You have a book for sale, now what? It won;t sell itself. You need to market, promote.
While tweeting and retweeting on Twitter, I have come across book promoters. I haven;t used any, but I plan to keep an eye on them and determine if they are worth using. I also don't plan on spending much money, so I'll check their price schedules. I'm not recommending these people, but I will share their names so you can do your own research.
Free Book Promotions
Review My Ebook
Elite Book Promotions
Free Kindle Books
Tweet Your Book
If you have any information about this list, I would appreciate the feedback.
Sunday, January 11, 2015
Sunday, December 28, 2014
Every New Year's Eve the topic of resolutions comes up. I resist making them, but usually give in. This year I've decided to think of them as continued growth in areas that concern me.
1, Organizing my home. I've started cleaning out the old already. I finally gave up my VHS tapes. Well, most of them. They went to Good Will today along with old cups and glasses I rarely use. I still need to place old pictures into albums and scan paperwork I want to toss.
2. Increase my writing time. I've decided to keep the laptop on my lap while watching TV if I haven't written that day. This will allow me to open the file and work at a leisurely pace. I think I procrastinate sometimes because writing is work even if it is my passion. I don't know anyone who writes a perfect draft every time.
3. Increase promotion. My new laptop is helping tremendously. The touchscreen has allowed me to place my social media on my start screen. The links are at my fingertips. This too can be accomplished during TV time. Right now, we are watching The Sopranos.
4. Diet. I already reduced my sugar intake which helped me drop ten pounds. Next, I am going to reduce snacking. Changing one area of my life at a time is the key for me.
I hope your new year is everything you want it to be whether you make a resolution or not.
Sunday, December 21, 2014
Today was one of those days when The Universe conspires to send a message. On Facebook, I read a post from a writer who bashed the ability of well-known authors. She felt they should be cast aside to make room for newbies. Her frustration came through loud and clear even if I don't agree with such posts.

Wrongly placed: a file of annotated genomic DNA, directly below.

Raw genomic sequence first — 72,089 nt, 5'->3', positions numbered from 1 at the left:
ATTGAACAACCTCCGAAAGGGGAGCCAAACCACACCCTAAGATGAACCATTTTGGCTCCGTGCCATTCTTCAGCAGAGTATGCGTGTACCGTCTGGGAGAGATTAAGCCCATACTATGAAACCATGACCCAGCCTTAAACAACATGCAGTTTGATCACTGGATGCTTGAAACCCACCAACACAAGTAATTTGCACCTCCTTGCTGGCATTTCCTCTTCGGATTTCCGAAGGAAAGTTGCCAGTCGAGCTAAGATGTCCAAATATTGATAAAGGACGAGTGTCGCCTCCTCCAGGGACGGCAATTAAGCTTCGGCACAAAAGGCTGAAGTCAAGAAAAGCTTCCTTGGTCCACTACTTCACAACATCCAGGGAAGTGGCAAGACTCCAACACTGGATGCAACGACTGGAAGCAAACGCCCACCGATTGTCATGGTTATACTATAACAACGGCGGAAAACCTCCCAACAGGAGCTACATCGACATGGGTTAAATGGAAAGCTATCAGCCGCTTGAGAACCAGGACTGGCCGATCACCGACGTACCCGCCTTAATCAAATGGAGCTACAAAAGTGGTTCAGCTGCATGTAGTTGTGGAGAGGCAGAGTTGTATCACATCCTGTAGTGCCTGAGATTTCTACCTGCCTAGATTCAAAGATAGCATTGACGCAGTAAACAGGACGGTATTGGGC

Later, I watched 60 Minutes. Reese Witherspoon spoke about the difficult time she went through after her divorce. Despite receiving an Oscar, she was having trouble finding projects that she was passionate about. Her career floundered. She was probably as frustrated as the writer on Facebook today. Reese finally decided to start her own production company and optioned two books before they were published. (I assume she received advanced reader copies.) She wanted to make movies that mattered to her. The first movie she produced was Gone Girl. Her new company made millions.
Reese reminded me that I need to write books that mean something to me, not just books that might get published by the big guys. Traditional publishers are going to stick predominately with the authors who sell millions. They are in business to make money. I don't need to be another Carol Higgins Clark or Nora Roberts to be happy, although it would be nice. I just need to know I am tapping into my creativity, using my voice, and putting out a quality product. Today, authors are fortunate. There are many avenues we can take to publish our books. We don't have to sink money into a production company to share our craft with the world the way Reese did. I don't know about the woman on Facebook, but I plan to focus on writing what makes me happy and not worry about who publishes it or how much money I make.
Sunday, November 2, 2014
I am not a big fan of war movies, but I agreed to see this one with my husband. I'm glad to say the acting was good. The dialogue was usually believable. Unfortunately, most of the plot was predictable. At least it was for me. That could be because I'm a writer.
When they introduced the young soldier who wouldn't shoot anyone, I knew the story would center on how he becomes a killer. When the main jerk in the movie told him he was a good man, I knew the jerk would die soon. When they decided to face down over a hundred Nazi soldiers by themselves, I predicted everyone would die except for the young soldier.
To be fair, I did not predict that this handful of men would decide to face down over a hundred German soldiers near the end.
What can writers do to keep their plot points from becoming predictable? Write a list of possible twists in the story until you start to come up with ones that are different, yet believable, and true to the characters. You can also ask a friend what they think will happen next in the story and if they guess your plot, change it.
Wednesday, October 8, 2014
My husband took me to an Eagles concert for my birthday last week. They are by far my favorite band. They sang for two-and-a-half hours and I recognized almost every song. Yes, we were one of the youngest couples in the arena. They started the band when I was in grade school and reunited when I was in high school.
Between songs, they told the story of their band. I found something they said to be interesting and enlightening. At one time, people thought the band was history because popular music had changed, but they continued to perform the songs they enjoy and radio stations continued to play their music. Not all young people know who they are, but I was surprised to discover my twenty-six-year-old daughter knew two of their songs. She said the radio station had just played Witchy Woman that morning.